The most important musicians to come out of Düsseldorf, Kraftwerk really only spent about fifteen years inventing electronic music – the last couple of decades seem to have mostly involved remastering, re-recording, performing live, taking long bike rides, and probably sitting around not doing much. Which probably makes them sound a lot less essential than they are.
The UK number one The Model, which finally reached the top spot in 1981, three years after its original release; the gargantuan Autobahn (1974); their theme to Tour de France (1983); or perhaps just that time they invented the entirety of modern electronic music.
Where to start
Perhaps wisely, they have never released a proper ‘best of’. If you’re interested in finding out the roots of modern electronic music, start with Trans Europa Express (1977). If you want something a little more contemporary, try The Mix (1991).
What to buy
Make sure you get the German versions rather than the English versions. After the two albums I mentioned above, go with Die Mensch-Maschine (The Man Machine, 1978), and then Computerwelt (Computer World, 1981). Autobahn (1974) and Radio-Aktivität (Radio-Activity, 1975) are both essential too, but take things one thing at a time. Alternatively, just to stock up with the Der Katalog collection (2009) and get all the main albums in one go.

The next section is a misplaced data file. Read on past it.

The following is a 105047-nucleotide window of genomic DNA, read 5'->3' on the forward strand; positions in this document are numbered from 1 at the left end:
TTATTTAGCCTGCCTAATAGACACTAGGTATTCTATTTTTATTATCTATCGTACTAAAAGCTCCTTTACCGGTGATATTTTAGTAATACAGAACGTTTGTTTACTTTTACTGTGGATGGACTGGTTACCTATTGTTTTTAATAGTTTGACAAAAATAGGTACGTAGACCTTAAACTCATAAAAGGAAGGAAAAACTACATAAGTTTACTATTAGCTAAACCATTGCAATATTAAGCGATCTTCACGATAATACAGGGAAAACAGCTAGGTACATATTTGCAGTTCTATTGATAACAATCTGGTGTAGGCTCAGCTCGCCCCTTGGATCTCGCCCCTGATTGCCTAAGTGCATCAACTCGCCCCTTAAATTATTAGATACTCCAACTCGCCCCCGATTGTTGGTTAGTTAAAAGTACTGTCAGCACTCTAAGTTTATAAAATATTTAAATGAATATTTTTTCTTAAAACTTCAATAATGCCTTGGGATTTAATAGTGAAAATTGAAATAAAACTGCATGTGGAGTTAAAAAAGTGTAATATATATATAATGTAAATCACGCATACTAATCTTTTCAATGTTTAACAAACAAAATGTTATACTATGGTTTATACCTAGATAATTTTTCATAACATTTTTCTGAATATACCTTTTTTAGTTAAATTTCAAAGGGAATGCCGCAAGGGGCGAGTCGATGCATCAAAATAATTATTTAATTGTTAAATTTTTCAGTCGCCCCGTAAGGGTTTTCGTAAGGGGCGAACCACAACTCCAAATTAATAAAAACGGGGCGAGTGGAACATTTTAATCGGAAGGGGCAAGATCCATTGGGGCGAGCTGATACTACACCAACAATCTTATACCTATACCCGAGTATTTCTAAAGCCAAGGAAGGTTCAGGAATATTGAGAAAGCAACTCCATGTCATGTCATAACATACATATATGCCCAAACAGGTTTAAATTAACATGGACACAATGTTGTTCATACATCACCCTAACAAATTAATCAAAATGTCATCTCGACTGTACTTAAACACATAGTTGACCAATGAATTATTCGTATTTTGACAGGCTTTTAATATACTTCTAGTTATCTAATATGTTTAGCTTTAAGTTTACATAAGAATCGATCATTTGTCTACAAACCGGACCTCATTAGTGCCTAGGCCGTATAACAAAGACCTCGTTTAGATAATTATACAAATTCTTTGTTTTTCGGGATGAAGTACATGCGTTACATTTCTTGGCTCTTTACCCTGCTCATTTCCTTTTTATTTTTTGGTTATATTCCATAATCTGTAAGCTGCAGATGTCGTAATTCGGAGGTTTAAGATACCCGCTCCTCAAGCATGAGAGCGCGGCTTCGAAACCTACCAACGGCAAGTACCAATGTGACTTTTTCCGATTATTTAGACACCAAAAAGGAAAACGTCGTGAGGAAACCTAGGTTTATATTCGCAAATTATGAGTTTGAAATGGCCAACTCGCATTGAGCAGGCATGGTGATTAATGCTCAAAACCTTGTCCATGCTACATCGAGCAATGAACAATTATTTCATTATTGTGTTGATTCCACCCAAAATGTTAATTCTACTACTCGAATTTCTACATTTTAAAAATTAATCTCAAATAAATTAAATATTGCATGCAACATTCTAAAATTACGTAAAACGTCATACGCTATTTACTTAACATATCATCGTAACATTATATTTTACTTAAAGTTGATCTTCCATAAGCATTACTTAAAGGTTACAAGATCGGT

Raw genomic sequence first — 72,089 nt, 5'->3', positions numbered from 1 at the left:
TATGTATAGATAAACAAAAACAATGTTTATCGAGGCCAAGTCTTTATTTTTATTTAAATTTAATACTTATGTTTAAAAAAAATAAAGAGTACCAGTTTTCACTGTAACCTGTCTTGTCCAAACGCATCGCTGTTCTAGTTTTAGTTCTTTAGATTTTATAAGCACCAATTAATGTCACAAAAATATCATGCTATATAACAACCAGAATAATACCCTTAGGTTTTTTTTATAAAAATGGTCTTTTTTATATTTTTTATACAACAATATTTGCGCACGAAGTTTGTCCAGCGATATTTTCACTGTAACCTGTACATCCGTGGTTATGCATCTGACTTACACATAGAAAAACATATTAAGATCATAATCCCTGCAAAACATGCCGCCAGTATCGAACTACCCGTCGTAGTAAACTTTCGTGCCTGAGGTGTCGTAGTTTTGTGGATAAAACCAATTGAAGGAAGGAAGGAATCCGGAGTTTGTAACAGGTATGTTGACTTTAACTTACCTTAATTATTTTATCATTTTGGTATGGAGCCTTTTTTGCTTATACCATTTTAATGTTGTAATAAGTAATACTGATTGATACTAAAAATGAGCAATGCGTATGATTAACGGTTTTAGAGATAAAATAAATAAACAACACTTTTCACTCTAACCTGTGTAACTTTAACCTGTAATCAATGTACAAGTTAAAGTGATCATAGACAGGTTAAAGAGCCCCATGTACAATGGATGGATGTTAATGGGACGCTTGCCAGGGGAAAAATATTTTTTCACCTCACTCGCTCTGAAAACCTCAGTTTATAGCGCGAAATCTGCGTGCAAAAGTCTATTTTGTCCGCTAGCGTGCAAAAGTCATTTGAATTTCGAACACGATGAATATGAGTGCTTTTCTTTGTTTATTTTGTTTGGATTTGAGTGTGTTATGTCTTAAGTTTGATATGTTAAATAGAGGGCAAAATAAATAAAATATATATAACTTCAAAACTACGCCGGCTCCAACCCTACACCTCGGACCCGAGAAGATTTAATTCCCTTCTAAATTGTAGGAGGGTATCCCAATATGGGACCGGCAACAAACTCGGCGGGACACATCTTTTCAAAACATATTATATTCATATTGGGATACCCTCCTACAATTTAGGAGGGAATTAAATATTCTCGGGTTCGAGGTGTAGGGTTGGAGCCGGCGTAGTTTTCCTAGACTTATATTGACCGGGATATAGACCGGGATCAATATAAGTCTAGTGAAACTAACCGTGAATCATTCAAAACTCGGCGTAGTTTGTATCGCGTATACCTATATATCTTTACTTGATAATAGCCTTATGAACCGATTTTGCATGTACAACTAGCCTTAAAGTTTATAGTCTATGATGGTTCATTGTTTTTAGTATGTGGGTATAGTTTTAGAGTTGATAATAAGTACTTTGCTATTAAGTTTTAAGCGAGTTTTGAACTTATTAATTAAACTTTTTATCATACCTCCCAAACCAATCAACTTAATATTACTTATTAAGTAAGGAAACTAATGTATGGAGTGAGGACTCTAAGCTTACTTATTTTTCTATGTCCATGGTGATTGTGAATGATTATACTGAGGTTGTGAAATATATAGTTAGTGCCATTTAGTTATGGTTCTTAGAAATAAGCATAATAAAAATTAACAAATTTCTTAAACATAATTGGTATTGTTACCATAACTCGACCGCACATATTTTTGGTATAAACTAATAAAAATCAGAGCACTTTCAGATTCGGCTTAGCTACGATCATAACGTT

Don’t bother with
Most of their pre-Autobahn output, unless you’re ready for a history lesson in early 1970s avant-garde electronic music. Most of the singles just contain slightly pointless edits, although some of the remixes are of interest, particularly those by François Kevorkian.
The 1999 single Expo 2000 was largely forgettable except for the excellent 2002 remix, and some of the remixes of Aérodynamik are pretty essential too. The 2005 live album Minimum Maximum is great too, but probably wouldn’t be the best release for first timers.